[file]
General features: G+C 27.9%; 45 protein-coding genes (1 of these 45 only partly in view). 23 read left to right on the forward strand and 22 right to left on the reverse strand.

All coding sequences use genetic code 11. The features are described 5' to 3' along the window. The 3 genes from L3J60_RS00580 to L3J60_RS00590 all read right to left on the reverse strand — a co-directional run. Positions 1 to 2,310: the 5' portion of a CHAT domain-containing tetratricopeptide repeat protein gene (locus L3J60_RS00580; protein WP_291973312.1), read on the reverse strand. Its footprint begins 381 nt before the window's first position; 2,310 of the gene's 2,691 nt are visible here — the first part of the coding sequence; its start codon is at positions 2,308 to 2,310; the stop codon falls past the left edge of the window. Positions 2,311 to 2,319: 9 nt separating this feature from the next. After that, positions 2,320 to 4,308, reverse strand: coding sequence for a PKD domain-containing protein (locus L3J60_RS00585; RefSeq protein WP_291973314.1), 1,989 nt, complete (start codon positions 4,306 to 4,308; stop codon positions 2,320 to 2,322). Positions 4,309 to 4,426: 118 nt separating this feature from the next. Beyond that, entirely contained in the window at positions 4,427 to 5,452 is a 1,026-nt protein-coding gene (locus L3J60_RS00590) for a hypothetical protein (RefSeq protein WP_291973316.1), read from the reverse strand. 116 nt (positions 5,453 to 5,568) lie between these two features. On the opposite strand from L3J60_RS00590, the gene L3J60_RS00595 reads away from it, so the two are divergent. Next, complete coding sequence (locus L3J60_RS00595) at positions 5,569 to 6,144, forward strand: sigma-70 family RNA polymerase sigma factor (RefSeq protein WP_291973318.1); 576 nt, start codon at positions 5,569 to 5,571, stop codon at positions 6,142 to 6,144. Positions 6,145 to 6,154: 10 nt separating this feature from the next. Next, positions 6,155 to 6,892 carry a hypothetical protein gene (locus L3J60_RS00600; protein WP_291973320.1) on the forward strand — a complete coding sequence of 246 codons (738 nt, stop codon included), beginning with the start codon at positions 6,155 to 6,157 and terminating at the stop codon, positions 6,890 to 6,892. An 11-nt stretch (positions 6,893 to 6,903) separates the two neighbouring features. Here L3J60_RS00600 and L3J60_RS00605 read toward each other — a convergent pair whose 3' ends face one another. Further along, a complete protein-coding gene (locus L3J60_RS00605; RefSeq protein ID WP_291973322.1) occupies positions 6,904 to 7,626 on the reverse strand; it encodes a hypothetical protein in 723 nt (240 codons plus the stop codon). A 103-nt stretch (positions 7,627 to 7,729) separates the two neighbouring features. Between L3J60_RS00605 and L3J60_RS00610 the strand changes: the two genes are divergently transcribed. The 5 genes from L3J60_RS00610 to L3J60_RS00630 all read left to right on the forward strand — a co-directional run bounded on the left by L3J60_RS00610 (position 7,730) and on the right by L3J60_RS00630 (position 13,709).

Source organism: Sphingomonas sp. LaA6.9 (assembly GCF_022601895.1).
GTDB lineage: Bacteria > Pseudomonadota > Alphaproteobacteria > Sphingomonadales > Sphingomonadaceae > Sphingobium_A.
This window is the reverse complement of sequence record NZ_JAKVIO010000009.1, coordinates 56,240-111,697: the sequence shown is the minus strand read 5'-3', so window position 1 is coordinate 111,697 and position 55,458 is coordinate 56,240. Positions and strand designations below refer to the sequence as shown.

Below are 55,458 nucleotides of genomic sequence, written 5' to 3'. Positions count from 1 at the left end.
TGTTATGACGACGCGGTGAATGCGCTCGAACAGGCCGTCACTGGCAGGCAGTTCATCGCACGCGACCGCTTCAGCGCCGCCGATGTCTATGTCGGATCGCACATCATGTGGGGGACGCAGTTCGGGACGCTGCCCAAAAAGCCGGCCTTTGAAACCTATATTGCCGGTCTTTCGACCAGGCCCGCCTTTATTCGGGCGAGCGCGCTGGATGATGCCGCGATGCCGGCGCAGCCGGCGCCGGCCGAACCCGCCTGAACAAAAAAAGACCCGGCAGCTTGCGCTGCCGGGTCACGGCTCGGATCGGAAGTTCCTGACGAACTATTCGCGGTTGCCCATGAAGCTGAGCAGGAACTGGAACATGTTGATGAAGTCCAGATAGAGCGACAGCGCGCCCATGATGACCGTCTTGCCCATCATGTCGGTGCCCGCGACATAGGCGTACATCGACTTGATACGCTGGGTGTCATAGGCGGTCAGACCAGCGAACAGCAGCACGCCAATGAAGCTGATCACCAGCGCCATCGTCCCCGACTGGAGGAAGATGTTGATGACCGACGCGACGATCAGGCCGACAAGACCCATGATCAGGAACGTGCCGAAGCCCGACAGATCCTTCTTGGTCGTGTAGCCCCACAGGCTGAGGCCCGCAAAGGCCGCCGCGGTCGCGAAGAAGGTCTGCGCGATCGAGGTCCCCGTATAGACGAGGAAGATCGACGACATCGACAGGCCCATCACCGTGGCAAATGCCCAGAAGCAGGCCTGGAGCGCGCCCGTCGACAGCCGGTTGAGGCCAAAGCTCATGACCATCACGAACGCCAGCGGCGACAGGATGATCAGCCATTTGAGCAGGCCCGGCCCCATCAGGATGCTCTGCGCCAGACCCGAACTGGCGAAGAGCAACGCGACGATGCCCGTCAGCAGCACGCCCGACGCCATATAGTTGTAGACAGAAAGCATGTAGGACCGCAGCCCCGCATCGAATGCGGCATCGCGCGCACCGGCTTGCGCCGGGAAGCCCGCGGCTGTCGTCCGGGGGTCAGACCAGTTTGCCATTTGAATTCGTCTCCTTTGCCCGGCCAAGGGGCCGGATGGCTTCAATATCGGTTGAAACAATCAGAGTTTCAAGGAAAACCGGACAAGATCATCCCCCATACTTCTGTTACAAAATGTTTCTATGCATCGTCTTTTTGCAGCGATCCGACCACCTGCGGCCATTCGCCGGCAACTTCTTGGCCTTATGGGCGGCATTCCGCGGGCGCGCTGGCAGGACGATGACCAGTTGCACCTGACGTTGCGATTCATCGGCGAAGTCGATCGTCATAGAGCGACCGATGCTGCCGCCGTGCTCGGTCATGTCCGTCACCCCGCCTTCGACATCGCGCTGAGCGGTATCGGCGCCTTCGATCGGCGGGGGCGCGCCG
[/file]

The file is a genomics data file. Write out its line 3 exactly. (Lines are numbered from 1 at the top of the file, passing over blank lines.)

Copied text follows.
Source organism: Sphingomonas sp. LaA6.9 (assembly GCF_022601895.1).